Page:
• Despite considerable gardening advice to the contrary, specific nutrients do not promote rooting or flowering! Specifically, phosphorus does not promote rooting and potassium does not promote flowering. Excess nitrogen can potentially reduce flowering and produce excessive vegetative growth.

    • Pre-Plant Nutrition Programs


      • Nutrients can be supplied in limited quantities, while the media components are being mixed. Calcium and magnesium are provided when dolomitic limestone is used to adjust the starting pH. Phosphorus and sulphur are provided with superphosphate plus gypsum (calcium and sulphur). 


      • phosphate is 50 percent gypsum by weight). Iron, manganese, zinc, copper, boron and molybdenum are provided with micronutrient formulations. Nitrogen and potassium are provided with potassium nitrate. Typical pre-plant recipe for 1 cubic yard of soilless media:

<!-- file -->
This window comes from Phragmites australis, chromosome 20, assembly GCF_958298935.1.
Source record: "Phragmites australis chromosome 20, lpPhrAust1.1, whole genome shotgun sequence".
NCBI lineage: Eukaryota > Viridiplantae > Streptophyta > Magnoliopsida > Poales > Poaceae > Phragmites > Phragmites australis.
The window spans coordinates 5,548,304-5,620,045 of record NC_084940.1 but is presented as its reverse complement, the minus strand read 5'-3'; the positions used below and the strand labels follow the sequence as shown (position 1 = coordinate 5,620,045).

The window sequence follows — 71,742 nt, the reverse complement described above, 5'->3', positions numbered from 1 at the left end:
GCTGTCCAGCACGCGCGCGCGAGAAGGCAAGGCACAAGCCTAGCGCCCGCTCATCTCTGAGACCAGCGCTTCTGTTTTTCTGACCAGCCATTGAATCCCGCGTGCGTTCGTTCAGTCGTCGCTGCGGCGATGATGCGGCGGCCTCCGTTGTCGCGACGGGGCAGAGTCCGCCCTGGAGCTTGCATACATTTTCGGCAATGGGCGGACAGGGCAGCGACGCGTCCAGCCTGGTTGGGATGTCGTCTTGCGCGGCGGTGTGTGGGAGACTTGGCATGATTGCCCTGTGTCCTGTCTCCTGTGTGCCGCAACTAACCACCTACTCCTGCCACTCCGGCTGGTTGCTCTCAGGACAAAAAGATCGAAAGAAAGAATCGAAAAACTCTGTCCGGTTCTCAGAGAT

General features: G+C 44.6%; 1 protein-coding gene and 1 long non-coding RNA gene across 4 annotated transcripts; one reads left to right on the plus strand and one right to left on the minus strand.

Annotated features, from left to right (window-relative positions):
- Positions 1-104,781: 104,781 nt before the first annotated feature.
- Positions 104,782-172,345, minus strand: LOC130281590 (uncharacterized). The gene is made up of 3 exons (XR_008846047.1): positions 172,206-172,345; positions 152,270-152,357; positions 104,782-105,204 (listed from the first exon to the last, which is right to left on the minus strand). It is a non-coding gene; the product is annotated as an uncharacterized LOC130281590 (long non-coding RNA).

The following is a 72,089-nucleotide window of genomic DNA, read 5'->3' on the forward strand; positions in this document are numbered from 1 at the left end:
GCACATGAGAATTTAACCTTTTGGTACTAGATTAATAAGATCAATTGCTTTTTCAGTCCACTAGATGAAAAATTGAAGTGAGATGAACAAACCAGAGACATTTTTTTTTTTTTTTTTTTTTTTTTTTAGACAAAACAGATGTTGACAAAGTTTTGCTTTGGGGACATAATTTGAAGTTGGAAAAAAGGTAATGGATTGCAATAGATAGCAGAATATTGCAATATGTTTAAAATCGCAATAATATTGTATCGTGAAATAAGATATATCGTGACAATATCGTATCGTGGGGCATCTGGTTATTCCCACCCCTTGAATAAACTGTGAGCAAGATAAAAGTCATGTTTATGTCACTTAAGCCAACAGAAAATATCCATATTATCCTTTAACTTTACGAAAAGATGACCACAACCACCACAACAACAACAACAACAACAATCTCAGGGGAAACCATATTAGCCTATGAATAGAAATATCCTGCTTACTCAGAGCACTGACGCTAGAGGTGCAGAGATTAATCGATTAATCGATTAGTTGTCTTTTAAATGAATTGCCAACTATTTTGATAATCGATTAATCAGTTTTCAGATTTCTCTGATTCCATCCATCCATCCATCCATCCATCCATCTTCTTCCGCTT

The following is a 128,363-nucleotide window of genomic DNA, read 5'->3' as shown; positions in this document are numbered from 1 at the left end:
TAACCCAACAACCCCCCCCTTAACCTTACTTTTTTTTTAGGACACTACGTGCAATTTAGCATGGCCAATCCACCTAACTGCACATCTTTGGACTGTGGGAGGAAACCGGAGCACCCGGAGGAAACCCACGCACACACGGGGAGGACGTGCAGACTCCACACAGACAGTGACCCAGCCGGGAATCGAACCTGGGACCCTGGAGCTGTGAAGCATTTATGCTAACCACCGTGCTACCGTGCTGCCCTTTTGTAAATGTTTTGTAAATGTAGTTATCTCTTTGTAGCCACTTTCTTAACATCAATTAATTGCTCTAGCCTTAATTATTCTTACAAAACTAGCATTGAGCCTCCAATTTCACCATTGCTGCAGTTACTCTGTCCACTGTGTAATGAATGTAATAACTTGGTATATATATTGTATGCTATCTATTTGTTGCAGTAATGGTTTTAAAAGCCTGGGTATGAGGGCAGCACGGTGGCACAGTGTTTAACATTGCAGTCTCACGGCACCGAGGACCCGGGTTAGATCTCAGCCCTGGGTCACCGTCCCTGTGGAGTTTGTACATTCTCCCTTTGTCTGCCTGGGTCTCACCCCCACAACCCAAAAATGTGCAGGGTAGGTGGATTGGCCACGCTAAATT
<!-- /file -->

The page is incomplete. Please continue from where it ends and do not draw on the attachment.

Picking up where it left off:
Dolomitic limestone

        10 lbs.

        Treble Superphosphate

        2.25 lbs


        1.5 lbs.


        1.25 lbs.

        Potassium Nitrate

        1 lb.

    • Post Plant Nutrition Programs


        Most small to medium sized commercial greenhouses use commercially blended fertilizers for convenience and dependability; however, for some growers it is economical to buy individual fertilizers and mix them together. Following are some important notes about each of the essential plant nutrients:

      •  Nitrogen (N)


          Sources: ammonium nitrate, urea, calcium nitrate, potassium nitrate, magne- sium nitrate.


        • The concentration applied is determined by the amount of leaching. For example, in a constant liquid feed program using a sub-irrigation system (0 % leaching) 100 ppm N may produce adequate growth, while 300 ppm N may be needed if overhead irrigation results in 25 percent leaching.


      • Phosphorus (P)


          Sources: Ammonium phosphate, urea phosphate.


        • A nitrogen-to-phosphate (P2O5) ratio of 2:1 is acceptable for most crops. Fertilizers with high concentrations of ammonium phosphate, such as 9-45-15, appear to promote stem stretching.


      • Potassium (K)


          Sources: Potassium nitrate, potassium sulphate


        • A nitrogen-to-potash (K2O) ratio of 1:1 is acceptable for most crops.


      •  Calcium (Ca) and Magnesium (Mg)


          Sources: Dolomitic limestone, irrigation water, calcium nitrate, magnesium sulphate (Epsom salts), magnesium nitrate.